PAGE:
On February 28, 2013, Microsoft® published a video titled Overview of Workflow in SharePoint Server 2013. The presumed audience appears to be SharePoint administrators, developers, SQL Server administrators, developers, and network services developers.
This presentation will likely leave the viewer with a clear impression of a planned separate product path for the new Workflow Manager available for SharePoint 2013. As the narrator explains, ” . . . SharePoint 2013 is merely the first customer for Workflow Manager. There will be others.” (quoted from this video, a link is provided in this post to the entire video” Workflow Manager must be downloaded separately and ” . . . scales separately . . . ” (ibid) from SharePoint. It has its own content and configuration data, which is stored in a separate SQL Server database.
A third application has been built to work with SharePoint 2013 and Workflow Manager, a component called Service Bus, which, in turn we are told, has its own configuration data, stored in yet another SQL Server database. The method of communication between SharePoint 2013 and Workflow Manager runs over TCP/IP, “named pipes” (ibid).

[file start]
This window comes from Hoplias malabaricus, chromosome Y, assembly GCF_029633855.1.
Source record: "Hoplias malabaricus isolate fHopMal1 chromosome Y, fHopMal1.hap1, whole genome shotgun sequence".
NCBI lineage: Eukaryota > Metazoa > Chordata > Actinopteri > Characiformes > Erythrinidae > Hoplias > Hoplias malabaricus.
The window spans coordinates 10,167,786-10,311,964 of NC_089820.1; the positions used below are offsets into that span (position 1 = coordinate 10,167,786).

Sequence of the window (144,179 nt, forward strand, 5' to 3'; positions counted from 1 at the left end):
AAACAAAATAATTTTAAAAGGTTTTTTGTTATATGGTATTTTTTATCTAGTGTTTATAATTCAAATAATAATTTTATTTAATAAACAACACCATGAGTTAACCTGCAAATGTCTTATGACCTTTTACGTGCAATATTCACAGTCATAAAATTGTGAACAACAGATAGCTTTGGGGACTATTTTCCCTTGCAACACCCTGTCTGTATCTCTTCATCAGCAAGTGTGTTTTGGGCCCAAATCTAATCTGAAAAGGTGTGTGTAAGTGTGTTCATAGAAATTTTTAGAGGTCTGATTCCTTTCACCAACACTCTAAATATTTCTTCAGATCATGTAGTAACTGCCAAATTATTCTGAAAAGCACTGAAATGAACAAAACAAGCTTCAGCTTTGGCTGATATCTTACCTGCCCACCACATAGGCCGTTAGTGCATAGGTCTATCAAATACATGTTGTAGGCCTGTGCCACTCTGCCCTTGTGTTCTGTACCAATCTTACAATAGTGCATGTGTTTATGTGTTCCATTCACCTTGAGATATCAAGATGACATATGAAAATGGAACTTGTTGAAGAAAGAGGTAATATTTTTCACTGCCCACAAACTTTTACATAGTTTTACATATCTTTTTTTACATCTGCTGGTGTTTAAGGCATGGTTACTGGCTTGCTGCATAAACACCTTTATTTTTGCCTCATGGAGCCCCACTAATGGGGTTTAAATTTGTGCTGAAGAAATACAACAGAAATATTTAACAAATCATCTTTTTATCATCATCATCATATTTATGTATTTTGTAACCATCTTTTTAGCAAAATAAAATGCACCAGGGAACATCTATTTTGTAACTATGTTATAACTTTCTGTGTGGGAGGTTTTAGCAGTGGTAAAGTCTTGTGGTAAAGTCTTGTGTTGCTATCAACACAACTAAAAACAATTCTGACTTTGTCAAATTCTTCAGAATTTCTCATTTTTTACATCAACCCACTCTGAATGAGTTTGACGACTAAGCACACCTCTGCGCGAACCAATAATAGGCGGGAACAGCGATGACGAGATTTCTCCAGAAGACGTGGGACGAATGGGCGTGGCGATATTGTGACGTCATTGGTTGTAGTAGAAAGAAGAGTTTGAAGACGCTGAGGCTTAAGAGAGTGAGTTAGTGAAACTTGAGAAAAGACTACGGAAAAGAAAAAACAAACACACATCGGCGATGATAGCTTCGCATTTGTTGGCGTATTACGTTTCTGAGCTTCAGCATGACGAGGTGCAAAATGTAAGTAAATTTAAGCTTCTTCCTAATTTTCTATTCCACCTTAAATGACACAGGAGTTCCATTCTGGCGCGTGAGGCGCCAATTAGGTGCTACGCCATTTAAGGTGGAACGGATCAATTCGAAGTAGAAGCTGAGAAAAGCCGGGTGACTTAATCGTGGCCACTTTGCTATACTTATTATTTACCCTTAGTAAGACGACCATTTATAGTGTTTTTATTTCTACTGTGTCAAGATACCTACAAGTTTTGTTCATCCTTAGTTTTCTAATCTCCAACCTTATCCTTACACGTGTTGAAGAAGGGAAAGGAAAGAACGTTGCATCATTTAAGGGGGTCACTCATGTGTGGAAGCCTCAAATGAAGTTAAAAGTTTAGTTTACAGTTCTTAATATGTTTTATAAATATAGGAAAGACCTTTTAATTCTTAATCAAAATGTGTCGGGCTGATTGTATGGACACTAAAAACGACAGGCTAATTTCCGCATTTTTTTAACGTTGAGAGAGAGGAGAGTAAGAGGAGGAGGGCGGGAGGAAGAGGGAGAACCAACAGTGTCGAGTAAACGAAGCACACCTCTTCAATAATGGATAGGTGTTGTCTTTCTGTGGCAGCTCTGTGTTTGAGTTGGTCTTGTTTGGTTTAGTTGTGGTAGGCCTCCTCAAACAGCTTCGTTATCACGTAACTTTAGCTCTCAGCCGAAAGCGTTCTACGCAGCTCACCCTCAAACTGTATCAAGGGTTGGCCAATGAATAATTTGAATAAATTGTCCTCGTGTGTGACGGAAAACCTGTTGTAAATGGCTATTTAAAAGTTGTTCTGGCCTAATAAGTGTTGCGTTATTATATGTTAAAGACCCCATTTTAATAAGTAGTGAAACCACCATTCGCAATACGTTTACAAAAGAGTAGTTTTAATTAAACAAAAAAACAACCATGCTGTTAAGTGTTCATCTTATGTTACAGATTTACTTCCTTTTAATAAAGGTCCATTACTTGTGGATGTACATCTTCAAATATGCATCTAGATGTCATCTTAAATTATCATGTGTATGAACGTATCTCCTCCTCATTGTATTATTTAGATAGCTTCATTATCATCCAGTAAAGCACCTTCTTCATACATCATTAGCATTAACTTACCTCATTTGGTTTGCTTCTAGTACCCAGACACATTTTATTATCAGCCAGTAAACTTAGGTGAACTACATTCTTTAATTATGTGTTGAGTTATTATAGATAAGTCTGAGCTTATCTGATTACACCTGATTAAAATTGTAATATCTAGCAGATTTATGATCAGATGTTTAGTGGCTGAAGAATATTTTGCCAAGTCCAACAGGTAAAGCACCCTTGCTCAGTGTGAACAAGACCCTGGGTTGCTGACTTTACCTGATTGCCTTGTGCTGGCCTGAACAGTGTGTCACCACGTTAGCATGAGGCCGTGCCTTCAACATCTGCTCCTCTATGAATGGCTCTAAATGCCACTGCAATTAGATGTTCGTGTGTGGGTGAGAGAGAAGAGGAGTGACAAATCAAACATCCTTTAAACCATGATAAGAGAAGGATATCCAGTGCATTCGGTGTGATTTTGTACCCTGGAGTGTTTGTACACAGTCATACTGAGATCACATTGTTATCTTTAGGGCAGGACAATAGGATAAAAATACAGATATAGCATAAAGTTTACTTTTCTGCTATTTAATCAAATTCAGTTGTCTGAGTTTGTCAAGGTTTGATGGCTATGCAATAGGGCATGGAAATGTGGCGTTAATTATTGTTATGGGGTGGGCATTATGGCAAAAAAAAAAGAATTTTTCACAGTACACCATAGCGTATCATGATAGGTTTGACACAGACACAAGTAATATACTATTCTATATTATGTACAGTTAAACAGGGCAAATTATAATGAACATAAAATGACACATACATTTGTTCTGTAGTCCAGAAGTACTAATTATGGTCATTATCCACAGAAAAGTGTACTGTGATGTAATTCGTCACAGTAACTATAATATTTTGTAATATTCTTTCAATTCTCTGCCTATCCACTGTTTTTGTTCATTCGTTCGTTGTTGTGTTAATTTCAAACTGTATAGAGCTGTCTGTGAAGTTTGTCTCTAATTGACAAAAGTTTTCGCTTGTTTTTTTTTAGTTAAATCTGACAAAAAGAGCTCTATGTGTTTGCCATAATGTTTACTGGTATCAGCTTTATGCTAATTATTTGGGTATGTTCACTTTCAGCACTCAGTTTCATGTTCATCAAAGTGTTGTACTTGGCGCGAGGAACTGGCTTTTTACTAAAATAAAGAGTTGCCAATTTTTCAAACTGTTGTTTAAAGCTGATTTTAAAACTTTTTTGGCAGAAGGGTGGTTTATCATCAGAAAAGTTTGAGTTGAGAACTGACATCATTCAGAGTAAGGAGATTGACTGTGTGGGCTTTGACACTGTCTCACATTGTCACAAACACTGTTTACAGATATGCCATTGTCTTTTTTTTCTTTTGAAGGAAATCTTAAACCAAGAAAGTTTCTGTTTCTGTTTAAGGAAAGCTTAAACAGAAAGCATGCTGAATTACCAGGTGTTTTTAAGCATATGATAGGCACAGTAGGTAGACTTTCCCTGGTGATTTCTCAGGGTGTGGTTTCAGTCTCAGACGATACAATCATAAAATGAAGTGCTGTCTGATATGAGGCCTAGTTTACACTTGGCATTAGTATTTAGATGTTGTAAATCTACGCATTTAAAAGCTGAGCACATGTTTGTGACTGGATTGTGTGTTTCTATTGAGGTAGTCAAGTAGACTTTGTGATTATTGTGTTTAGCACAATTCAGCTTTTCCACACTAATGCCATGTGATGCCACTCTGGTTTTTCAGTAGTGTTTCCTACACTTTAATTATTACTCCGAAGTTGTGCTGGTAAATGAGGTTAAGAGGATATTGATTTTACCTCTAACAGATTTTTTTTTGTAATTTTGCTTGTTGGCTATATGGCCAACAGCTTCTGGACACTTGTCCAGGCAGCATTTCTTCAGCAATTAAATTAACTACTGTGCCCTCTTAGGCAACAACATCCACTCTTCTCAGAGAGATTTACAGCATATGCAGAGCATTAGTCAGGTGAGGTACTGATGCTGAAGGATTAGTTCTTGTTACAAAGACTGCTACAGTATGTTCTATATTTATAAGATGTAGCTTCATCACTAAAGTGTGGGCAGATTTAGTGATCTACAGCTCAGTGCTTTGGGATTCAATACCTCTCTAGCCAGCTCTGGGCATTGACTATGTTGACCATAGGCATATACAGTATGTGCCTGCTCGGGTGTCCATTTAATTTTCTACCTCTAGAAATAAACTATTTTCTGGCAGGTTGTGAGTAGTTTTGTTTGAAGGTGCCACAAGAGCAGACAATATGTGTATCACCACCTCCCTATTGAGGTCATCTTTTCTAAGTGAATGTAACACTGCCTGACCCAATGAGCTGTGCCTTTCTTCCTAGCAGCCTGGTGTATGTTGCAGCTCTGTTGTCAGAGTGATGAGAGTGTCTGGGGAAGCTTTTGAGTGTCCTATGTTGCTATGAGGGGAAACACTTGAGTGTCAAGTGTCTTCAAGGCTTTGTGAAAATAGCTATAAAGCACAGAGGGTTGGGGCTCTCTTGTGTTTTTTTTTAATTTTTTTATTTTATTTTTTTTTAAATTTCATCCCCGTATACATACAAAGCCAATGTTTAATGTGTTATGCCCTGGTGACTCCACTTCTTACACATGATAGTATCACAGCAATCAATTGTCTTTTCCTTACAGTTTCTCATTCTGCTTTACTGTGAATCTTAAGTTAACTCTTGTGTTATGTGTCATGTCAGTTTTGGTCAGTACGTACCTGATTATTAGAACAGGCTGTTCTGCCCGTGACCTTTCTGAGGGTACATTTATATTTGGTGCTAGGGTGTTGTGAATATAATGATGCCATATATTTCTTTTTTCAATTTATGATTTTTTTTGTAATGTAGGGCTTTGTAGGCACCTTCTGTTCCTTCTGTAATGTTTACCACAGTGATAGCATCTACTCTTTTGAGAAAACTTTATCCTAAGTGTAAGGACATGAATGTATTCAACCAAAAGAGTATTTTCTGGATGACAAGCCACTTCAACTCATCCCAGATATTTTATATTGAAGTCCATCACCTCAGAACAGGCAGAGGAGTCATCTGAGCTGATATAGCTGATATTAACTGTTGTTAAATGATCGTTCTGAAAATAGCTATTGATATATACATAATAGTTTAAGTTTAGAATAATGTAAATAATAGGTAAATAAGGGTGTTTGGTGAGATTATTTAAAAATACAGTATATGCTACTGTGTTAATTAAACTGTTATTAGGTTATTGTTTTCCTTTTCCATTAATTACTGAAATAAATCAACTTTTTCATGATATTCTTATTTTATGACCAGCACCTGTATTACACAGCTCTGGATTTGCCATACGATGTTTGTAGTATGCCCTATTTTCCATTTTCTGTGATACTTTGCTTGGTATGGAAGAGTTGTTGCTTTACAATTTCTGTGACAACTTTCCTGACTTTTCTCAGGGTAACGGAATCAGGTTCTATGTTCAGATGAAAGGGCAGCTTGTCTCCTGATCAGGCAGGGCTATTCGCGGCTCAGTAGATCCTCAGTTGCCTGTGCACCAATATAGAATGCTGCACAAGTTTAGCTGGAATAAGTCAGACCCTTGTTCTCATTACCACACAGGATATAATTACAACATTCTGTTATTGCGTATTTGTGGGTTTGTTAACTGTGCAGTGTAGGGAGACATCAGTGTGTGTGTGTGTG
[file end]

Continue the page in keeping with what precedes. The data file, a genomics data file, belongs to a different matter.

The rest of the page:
But the same Workflow Engine included with SharePoint Server 2010 (automatically installed at the same time the server is implemented) is also included with SharePoint Server 2013. The narrator assures the audience workflows built with SharePoint Server 2010 will run fine with SharePoint Server 2013. They can be edited with SharePoint Designer 2013 as long as the workflow type is set to “SharePoint 2010 Workflow”. The narrator notes the option for “SharePoint 2013 Workflow” will not show up in SharePoint Designer 2013 if the Workflow Manager has not been separately installed.
The narrator acknowledges the possibility of confusion as users consider why two different workflow platforms were offered with SharePoint 2013. The answer, he explains, is important. In fact, Workflow Manager was built for Cloud characterized by “high density, multi-tenant environments” (ibid). We think this makes a lot of sense.
But users planning how to plan new workflows may want to stick with SharePoint Server 2010’s Workflow Engine as the supporting system. The narrator cautions the fact Workflow Manager is a separate application ” . . . is great for scalability, but the new platform lacks the deep integration with the SharePoint Object Model which was provided when workflow was baked right into SharePoint.
© Rehmani Consulting, Inc. & Ira Michael Blonder, 2013 All Rights Reserved